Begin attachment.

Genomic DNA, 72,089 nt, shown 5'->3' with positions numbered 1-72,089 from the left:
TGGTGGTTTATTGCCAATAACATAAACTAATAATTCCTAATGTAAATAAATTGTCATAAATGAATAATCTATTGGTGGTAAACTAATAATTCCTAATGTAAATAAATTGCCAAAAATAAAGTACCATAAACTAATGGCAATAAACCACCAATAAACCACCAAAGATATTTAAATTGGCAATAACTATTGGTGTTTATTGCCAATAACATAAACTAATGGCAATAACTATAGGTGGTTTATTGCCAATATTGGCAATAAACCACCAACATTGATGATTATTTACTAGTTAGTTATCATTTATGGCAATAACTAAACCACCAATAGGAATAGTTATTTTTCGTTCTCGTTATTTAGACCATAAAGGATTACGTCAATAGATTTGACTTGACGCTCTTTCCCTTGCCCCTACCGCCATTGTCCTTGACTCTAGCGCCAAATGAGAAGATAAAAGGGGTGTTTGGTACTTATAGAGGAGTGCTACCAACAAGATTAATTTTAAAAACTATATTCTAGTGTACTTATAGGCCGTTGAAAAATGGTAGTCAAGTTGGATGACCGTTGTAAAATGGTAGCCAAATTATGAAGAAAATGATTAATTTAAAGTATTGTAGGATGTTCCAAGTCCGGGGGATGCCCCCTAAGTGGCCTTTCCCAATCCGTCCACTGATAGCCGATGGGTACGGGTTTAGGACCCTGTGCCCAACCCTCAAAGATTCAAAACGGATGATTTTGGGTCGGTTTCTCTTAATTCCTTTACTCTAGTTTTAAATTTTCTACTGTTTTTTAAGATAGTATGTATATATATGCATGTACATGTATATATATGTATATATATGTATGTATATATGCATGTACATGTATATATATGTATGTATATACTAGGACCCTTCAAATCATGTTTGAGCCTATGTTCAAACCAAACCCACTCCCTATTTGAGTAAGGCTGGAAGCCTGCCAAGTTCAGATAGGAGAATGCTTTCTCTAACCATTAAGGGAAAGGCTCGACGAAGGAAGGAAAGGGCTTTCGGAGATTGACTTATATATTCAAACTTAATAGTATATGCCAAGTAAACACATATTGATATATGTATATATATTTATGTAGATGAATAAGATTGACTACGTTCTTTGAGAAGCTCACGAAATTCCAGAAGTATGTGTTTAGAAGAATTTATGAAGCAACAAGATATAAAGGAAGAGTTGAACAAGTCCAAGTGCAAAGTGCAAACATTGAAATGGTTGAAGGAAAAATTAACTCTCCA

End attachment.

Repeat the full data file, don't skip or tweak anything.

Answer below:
Genomic DNA, 72,089 nt, shown 5'->3' with positions numbered 1-72,089 from the left:
TGGTGGTTTATTGCCAATAACATAAACTAATAATTCCTAATGTAAATAAATTGTCATAAATGAATAATCTATTGGTGGTAAACTAATAATTCCTAATGTAAATAAATTGCCAAAAATAAAGTACCATAAACTAATGGCAATAAACCACCAATAAACCACCAAAGATATTTAAATTGGCAATAACTATTGGTGTTTATTGCCAATAACATAAACTAATGGCAATAACTATAGGTGGTTTATTGCCAATATTGGCAATAAACCACCAACATTGATGATTATTTACTAGTTAGTTATCATTTATGGCAATAACTAAACCACCAATAGGAATAGTTATTTTTCGTTCTCGTTATTTAGACCATAAAGGATTACGTCAATAGATTTGACTTGACGCTCTTTCCCTTGCCCCTACCGCCATTGTCCTTGACTCTAGCGCCAAATGAGAAGATAAAAGGGGTGTTTGGTACTTATAGAGGAGTGCTACCAACAAGATTAATTTTAAAAACTATATTCTAGTGTACTTATAGGCCGTTGAAAAATGGTAGTCAAGTTGGATGACCGTTGTAAAATGGTAGCCAAATTATGAAGAAAATGATTAATTTAAAGTATTGTAGGATGTTCCAAGTCCGGGGGATGCCCCCTAAGTGGCCTTTCCCAATCCGTCCACTGATAGCCGATGGGTACGGGTTTAGGACCCTGTGCCCAACCCTCAAAGATTCAAAACGGATGATTTTGGGTCGGTTTCTCTTAATTCCTTTACTCTAGTTTTAAATTTTCTACTGTTTTTTAAGATAGTATGTATATATATGCATGTACATGTATATATATGTATATATATGTATGTATATATGCATGTACATGTATATATATGTATGTATATACTAGGACCCTTCAAATCATGTTTGAGCCTATGTTCAAACCAAACCCACTCCCTATTTGAGTAAGGCTGGAAGCCTGCCAAGTTCAGATAGGAGAATGCTTTCTCTAACCATTAAGGGAAAGGCTCGACGAAGGAAGGAAAGGGCTTTCGGAGATTGACTTATATATTCAAACTTAATAGTATATGCCAAGTAAACACATATTGATATATGTATATATATTTATGTAGATGAATAAGATTGACTACGTTCTTTGAGAAGCTCACGAAATTCCAGAAGTATGTGTTTAGAAGAATTTATGAAGCAACAAGATATAAAGGAAGAGTTGAACAAGTCCAAGTGCAAAGTGCAAACATTGAAATGGTTGAAGGAAAAATTAACTCTCCA